Holding signs are Local 355 members (L-R) Lynnwood Bowe, Burris Foods; John Caparatta, Jr., Penn Fibre; (not visable) Gil Howdershelt, Burris Foods; and Chris Johnson, Burris Foods.
Jan. 4, 2018 | Delaware Teamsters joined hundreds of their union brothers and sisters this week in pushing back against a county effort to institute a right to work (RTW) provision that would curtail workers’ collective bargaining rights and tamp down on wages for thousands in Sussex County.
A vote on the RTW measure was postponed Tuesday after it became clear the vast majority of those in attendance were against it. The overflow crowd spread outside of the council chambers, where Teamsters and other union members rallied in the frigid cold against the anti-worker ordinance. The legislation, however, could be brought back up for consideration as soon as next week.
[ Sussex County resident Chris Johnson (right), a Local 355 shop steward employed by Burris Foods, Inc., was among dozens of speakers who voiced opposition to the RTW provision. "I speak to you as a Teamster member but also as a resident, a father and husband... I'm proud to be a union member earning a good wage that supports my family," Johnson told the five-member Council, adding that he and his members bargain for all they have, including good wages, a grievance process and the right to arbitrate. "But the bargaining procedure is not free or cheap. Our dues structure is built to pay for the collective bargaining that help us support our middle-class communities." Johnson also pointed out that as a member of the Millennial generation he may be in the minority, but "we're out here and we're against right-to-work laws." ]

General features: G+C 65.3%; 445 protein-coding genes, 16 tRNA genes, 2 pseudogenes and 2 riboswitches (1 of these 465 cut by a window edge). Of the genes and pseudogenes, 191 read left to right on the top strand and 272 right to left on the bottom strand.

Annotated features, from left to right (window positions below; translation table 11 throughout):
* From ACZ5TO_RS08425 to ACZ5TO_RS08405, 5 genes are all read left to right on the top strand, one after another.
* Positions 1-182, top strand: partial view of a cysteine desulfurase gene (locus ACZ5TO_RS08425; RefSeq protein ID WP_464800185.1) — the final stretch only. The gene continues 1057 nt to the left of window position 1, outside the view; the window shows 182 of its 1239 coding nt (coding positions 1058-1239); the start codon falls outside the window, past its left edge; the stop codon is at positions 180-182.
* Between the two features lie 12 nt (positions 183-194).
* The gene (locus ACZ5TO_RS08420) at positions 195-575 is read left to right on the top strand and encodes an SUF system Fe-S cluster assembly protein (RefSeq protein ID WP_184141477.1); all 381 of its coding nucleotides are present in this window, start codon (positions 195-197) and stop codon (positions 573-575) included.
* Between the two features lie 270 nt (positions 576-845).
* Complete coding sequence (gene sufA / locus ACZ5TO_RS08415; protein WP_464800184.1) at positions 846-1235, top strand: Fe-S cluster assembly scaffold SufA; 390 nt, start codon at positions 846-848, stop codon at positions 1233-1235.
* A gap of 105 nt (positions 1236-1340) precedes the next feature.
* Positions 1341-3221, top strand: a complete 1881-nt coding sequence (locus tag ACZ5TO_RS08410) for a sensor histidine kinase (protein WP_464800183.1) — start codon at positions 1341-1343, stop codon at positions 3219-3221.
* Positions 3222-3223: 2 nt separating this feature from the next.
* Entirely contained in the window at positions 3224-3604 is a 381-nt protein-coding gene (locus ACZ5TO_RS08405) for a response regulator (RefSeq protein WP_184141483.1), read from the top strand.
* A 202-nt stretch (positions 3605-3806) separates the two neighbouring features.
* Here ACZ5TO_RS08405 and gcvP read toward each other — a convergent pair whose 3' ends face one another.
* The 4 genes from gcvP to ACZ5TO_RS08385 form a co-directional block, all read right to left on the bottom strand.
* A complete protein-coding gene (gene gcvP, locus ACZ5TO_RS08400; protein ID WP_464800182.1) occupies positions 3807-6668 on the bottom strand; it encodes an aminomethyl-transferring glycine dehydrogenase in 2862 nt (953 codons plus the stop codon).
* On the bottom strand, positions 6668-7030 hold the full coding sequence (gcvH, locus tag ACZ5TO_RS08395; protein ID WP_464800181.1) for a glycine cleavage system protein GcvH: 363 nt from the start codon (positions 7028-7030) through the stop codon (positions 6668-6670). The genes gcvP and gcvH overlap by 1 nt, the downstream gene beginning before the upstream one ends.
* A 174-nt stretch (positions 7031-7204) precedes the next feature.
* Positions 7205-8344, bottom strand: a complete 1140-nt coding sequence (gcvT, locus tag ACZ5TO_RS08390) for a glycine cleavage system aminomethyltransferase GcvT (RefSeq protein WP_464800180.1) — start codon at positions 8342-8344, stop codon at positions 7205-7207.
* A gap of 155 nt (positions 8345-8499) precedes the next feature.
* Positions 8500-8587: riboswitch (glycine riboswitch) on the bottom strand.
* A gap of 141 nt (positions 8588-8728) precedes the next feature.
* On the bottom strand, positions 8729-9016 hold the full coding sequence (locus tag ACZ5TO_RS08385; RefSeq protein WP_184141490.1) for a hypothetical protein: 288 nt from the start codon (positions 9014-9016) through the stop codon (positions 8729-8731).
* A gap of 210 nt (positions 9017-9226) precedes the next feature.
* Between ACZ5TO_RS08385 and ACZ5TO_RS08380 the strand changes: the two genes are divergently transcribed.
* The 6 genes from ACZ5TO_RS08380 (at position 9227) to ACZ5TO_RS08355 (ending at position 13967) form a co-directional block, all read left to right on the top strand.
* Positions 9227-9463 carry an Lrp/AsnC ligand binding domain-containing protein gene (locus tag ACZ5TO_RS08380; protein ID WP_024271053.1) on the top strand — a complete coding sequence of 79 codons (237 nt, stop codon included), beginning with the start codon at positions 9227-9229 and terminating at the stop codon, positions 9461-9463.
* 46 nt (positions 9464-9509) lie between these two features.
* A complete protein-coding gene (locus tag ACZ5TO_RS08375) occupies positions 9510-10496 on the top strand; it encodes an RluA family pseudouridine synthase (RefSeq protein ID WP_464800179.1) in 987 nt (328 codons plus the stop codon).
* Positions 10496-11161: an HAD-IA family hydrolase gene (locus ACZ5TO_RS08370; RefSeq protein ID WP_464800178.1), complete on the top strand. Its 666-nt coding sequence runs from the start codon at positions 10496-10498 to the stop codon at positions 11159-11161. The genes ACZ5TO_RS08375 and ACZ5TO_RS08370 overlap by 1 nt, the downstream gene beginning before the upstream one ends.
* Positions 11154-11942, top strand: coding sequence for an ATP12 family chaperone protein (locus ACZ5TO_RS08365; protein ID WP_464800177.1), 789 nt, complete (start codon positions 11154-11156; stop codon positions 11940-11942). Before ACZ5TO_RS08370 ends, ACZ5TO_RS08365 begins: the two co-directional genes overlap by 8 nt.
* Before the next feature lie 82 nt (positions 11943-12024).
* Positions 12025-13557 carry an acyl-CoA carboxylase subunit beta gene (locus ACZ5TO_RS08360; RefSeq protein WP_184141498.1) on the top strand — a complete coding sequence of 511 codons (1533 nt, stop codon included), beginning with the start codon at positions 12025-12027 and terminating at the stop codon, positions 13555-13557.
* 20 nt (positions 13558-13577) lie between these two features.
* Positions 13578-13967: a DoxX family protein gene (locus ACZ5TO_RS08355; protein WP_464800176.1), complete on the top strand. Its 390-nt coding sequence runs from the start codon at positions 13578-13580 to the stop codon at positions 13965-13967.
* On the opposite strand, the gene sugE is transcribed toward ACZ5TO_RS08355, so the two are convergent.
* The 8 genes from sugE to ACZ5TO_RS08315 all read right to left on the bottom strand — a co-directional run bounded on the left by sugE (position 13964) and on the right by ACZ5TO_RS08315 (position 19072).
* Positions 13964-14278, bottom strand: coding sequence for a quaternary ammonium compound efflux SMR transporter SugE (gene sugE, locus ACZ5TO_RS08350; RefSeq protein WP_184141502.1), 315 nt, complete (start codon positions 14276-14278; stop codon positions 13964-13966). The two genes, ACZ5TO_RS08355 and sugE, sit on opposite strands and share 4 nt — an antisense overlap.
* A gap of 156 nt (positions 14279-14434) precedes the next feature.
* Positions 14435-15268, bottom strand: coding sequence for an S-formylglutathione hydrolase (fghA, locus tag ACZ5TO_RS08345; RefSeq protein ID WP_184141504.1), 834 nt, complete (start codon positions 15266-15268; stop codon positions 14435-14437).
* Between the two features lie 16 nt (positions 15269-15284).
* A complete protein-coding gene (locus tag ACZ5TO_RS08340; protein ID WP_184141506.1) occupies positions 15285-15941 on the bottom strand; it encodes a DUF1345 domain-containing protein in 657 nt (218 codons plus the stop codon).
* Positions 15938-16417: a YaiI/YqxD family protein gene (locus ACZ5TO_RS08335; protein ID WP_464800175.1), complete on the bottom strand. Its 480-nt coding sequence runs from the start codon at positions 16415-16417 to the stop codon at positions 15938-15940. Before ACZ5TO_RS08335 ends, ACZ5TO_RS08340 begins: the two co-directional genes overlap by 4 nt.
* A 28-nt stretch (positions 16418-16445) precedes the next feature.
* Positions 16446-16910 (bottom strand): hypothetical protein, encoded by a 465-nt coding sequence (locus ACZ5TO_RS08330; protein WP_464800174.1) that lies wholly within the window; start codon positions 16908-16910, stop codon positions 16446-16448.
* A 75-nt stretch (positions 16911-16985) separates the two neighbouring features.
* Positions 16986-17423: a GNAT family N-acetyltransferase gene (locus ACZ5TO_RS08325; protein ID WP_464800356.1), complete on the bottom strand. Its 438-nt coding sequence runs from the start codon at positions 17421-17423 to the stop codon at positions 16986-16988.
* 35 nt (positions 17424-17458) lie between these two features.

“We see that they at least heard our voices that this is a more complicated issue than they thought,” said Paul Thornburg, Secretary-Treasurer of Local 326 based in New Castle, Del. “This is people’s livelihoods. They saw that.”
Local 355 members and other Teamsters joined with Local 326 to voice their disgust with the RTW effort, which the Sussex County Council’s own attorney called illegal. Because Delaware is a free bargaining state, a locality cannot on its own to implement such a policy. The county attorney warned that passage of such an anti-worker ordinance would lead to legal action against the jurisdiction and cost taxpayers at least $250,000.
Thornburg said in recent years there have been efforts pushed by state GOP lawmakers to approve so-called RTW. But Democrats have succeeded in blocking them. So when County Councilman Ron Arlett announced in October that he was introducing such an ordinance in the southernmost and most conservative county in Delaware, it was unexpected.
“I was shocked. It was a mad scramble,” Thornburg said. “We were really shocked because we talked on the state level and it’s been thrown out. When it came to local law, we didn’t think it was legal.”
Local jurisdictions have increasingly sought to implement RTW, the effect on workers be damned. Last month, for instance, elected officials in Seaford, Del., which is part of Sussex County, approved their own such measure. Counties in other states have mulled similar actions as well.
These efforts have received the support of the American City County Exchange, an offshoot of the American Legislative Exchange Council, which pushes anti-worker measurers and offers model legislation to its conservative members.
But these attempts need to be called out for what they are -- a corporate-fueled attack on everyday people who are just trying to earn a living to support their families. It’s part of a national effort being pushed by the same big companies and business executives who for years have boosted their profits by sending American jobs overseas. These special interests are trying to lower wages and cut benefits for workers so they can increase their profits even more.
RTW in all its forms is still wrong for workers.
Cross-posted from teamster.org with added quotes from Chris Johnson.